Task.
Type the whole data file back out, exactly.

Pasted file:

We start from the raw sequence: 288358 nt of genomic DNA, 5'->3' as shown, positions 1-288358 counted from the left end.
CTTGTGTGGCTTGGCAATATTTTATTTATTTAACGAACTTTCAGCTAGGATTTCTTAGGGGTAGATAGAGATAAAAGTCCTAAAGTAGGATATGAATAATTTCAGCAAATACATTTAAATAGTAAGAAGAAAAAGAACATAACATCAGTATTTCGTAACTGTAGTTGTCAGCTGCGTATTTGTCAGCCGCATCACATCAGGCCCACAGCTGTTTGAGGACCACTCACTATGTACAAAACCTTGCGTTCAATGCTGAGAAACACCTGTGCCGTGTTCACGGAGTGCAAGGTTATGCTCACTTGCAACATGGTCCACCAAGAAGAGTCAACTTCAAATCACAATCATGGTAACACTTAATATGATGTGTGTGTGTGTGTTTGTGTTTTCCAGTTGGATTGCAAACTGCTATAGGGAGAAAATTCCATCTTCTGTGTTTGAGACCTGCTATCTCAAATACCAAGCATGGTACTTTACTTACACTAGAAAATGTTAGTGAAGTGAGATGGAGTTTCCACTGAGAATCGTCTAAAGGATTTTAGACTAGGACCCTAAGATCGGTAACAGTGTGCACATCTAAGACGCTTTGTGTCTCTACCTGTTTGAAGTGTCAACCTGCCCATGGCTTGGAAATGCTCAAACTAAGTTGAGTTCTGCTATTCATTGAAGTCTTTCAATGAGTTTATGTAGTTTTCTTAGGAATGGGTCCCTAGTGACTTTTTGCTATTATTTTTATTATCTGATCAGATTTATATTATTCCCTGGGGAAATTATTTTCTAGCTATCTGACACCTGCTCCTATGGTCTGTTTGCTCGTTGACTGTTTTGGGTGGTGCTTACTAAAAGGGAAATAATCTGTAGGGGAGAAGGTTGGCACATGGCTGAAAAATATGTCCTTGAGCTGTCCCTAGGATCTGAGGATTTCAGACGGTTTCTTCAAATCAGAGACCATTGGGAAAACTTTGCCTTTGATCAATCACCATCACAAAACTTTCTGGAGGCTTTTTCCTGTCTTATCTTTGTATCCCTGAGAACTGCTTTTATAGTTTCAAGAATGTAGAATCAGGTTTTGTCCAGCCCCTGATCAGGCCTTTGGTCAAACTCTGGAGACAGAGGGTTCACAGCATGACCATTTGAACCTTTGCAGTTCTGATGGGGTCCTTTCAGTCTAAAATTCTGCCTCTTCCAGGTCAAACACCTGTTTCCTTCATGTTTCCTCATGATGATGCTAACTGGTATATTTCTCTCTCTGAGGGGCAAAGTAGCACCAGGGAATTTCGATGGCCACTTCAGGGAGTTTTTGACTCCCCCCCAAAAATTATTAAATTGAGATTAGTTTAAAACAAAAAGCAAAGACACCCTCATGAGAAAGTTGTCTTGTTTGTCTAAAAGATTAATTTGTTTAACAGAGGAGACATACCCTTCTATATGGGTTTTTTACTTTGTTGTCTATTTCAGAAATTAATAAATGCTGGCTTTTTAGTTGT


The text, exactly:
We start from the raw sequence: 288358 nt of genomic DNA, 5'->3' as shown, positions 1-288358 counted from the left end.
CTTGTGTGGCTTGGCAATATTTTATTTATTTAACGAACTTTCAGCTAGGATTTCTTAGGGGTAGATAGAGATAAAAGTCCTAAAGTAGGATATGAATAATTTCAGCAAATACATTTAAATAGTAAGAAGAAAAAGAACATAACATCAGTATTTCGTAACTGTAGTTGTCAGCTGCGTATTTGTCAGCCGCATCACATCAGGCCCACAGCTGTTTGAGGACCACTCACTATGTACAAAACCTTGCGTTCAATGCTGAGAAACACCTGTGCCGTGTTCACGGAGTGCAAGGTTATGCTCACTTGCAACATGGTCCACCAAGAAGAGTCAACTTCAAATCACAATCATGGTAACACTTAATATGATGTGTGTGTGTGTGTTTGTGTTTTCCAGTTGGATTGCAAACTGCTATAGGGAGAAAATTCCATCTTCTGTGTTTGAGACCTGCTATCTCAAATACCAAGCATGGTACTTTACTTACACTAGAAAATGTTAGTGAAGTGAGATGGAGTTTCCACTGAGAATCGTCTAAAGGATTTTAGACTAGGACCCTAAGATCGGTAACAGTGTGCACATCTAAGACGCTTTGTGTCTCTACCTGTTTGAAGTGTCAACCTGCCCATGGCTTGGAAATGCTCAAACTAAGTTGAGTTCTGCTATTCATTGAAGTCTTTCAATGAGTTTATGTAGTTTTCTTAGGAATGGGTCCCTAGTGACTTTTTGCTATTATTTTTATTATCTGATCAGATTTATATTATTCCCTGGGGAAATTATTTTCTAGCTATCTGACACCTGCTCCTATGGTCTGTTTGCTCGTTGACTGTTTTGGGTGGTGCTTACTAAAAGGGAAATAATCTGTAGGGGAGAAGGTTGGCACATGGCTGAAAAATATGTCCTTGAGCTGTCCCTAGGATCTGAGGATTTCAGACGGTTTCTTCAAATCAGAGACCATTGGGAAAACTTTGCCTTTGATCAATCACCATCACAAAACTTTCTGGAGGCTTTTTCCTGTCTTATCTTTGTATCCCTGAGAACTGCTTTTATAGTTTCAAGAATGTAGAATCAGGTTTTGTCCAGCCCCTGATCAGGCCTTTGGTCAAACTCTGGAGACAGAGGGTTCACAGCATGACCATTTGAACCTTTGCAGTTCTGATGGGGTCCTTTCAGTCTAAAATTCTGCCTCTTCCAGGTCAAACACCTGTTTCCTTCATGTTTCCTCATGATGATGCTAACTGGTATATTTCTCTCTCTGAGGGGCAAAGTAGCACCAGGGAATTTCGATGGCCACTTCAGGGAGTTTTTGACTCCCCCCCAAAAATTATTAAATTGAGATTAGTTTAAAACAAAAAGCAAAGACACCCTCATGAGAAAGTTGTCTTGTTTGTCTAAAAGATTAATTTGTTTAACAGAGGAGACATACCCTTCTATATGGGTTTTTTACTTTGTTGTCTATTTCAGAAATTAATAAATGCTGGCTTTTTAGTTGT